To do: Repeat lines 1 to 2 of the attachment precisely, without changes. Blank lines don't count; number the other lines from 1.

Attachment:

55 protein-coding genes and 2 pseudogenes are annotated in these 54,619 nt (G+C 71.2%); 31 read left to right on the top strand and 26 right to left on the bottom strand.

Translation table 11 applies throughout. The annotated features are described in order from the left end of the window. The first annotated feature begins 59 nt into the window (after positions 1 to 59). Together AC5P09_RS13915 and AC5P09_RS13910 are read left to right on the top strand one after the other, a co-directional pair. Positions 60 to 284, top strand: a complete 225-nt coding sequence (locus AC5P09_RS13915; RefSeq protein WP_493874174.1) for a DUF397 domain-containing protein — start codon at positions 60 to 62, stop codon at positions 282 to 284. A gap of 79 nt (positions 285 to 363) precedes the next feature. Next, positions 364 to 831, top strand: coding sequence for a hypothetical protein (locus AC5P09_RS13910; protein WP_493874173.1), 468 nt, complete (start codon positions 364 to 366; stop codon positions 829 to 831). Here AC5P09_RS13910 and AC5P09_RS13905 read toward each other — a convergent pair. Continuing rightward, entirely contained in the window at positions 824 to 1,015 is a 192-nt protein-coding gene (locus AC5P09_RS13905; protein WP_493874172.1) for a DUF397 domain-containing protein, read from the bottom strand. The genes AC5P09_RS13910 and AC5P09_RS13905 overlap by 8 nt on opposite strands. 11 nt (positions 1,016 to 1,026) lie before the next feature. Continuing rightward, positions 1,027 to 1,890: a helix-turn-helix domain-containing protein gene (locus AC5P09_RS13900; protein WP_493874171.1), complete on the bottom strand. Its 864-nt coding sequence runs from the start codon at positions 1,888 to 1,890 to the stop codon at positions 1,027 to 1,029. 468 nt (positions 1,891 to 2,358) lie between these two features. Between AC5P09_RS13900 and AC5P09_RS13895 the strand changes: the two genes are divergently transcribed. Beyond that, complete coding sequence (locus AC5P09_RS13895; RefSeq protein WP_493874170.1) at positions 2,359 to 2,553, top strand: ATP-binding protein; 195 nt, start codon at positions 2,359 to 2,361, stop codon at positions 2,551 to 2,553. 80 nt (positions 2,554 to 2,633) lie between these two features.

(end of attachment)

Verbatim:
55 protein-coding genes and 2 pseudogenes are annotated in these 54,619 nt (G+C 71.2%); 31 read left to right on the top strand and 26 right to left on the bottom strand.

Translation table 11 applies throughout. The annotated features are described in order from the left end of the window. The first annotated feature begins 59 nt into the window (after positions 1 to 59). Together AC5P09_RS13915 and AC5P09_RS13910 are read left to right on the top strand one after the other, a co-directional pair. Positions 60 to 284, top strand: a complete 225-nt coding sequence (locus AC5P09_RS13915; RefSeq protein WP_493874174.1) for a DUF397 domain-containing protein — start codon at positions 60 to 62, stop codon at positions 282 to 284. A gap of 79 nt (positions 285 to 363) precedes the next feature. Next, positions 364 to 831, top strand: coding sequence for a hypothetical protein (locus AC5P09_RS13910; protein WP_493874173.1), 468 nt, complete (start codon positions 364 to 366; stop codon positions 829 to 831). Here AC5P09_RS13910 and AC5P09_RS13905 read toward each other — a convergent pair. Continuing rightward, entirely contained in the window at positions 824 to 1,015 is a 192-nt protein-coding gene (locus AC5P09_RS13905; protein WP_493874172.1) for a DUF397 domain-containing protein, read from the bottom strand. The genes AC5P09_RS13910 and AC5P09_RS13905 overlap by 8 nt on opposite strands. 11 nt (positions 1,016 to 1,026) lie before the next feature. Continuing rightward, positions 1,027 to 1,890: a helix-turn-helix domain-containing protein gene (locus AC5P09_RS13900; protein WP_493874171.1), complete on the bottom strand. Its 864-nt coding sequence runs from the start codon at positions 1,888 to 1,890 to the stop codon at positions 1,027 to 1,029. 468 nt (positions 1,891 to 2,358) lie between these two features. Between AC5P09_RS13900 and AC5P09_RS13895 the strand changes: the two genes are divergently transcribed. Beyond that, complete coding sequence (locus AC5P09_RS13895; RefSeq protein WP_493874170.1) at positions 2,359 to 2,553, top strand: ATP-binding protein; 195 nt, start codon at positions 2,359 to 2,361, stop codon at positions 2,551 to 2,553. 80 nt (positions 2,554 to 2,633) lie between these two features.